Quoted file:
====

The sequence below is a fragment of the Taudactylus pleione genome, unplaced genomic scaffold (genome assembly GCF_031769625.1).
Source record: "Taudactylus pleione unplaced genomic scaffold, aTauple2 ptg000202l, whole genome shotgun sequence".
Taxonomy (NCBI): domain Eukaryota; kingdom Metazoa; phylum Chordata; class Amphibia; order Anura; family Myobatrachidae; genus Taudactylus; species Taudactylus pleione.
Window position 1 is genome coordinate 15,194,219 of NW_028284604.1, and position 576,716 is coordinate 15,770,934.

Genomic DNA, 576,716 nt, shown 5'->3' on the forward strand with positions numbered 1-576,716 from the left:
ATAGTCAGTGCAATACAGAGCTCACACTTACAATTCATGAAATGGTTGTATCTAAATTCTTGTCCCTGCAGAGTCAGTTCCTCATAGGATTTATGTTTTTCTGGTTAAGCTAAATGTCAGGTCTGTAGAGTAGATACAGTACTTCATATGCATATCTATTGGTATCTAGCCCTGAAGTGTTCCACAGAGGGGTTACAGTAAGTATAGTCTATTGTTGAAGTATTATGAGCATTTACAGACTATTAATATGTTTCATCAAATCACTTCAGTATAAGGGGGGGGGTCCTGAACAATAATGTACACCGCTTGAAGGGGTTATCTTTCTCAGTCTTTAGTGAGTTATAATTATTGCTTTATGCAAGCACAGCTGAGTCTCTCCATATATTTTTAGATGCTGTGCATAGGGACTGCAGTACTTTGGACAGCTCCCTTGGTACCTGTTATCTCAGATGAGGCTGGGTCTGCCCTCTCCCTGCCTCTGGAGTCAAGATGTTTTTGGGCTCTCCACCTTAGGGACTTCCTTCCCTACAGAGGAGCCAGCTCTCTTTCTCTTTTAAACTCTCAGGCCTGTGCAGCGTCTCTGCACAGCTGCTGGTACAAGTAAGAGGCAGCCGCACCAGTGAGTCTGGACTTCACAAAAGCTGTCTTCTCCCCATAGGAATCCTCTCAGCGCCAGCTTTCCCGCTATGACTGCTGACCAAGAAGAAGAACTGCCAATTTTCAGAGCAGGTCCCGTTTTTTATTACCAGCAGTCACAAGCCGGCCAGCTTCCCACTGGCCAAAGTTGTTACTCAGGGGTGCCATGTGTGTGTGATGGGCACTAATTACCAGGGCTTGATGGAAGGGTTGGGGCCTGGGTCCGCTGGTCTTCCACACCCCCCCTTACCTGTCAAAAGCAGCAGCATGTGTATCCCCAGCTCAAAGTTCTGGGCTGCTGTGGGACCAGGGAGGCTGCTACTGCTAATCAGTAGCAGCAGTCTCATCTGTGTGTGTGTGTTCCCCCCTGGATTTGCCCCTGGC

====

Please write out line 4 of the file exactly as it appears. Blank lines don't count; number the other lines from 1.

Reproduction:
Window position 1 is genome coordinate 15,194,219 of NW_028284604.1, and position 576,716 is coordinate 15,770,934.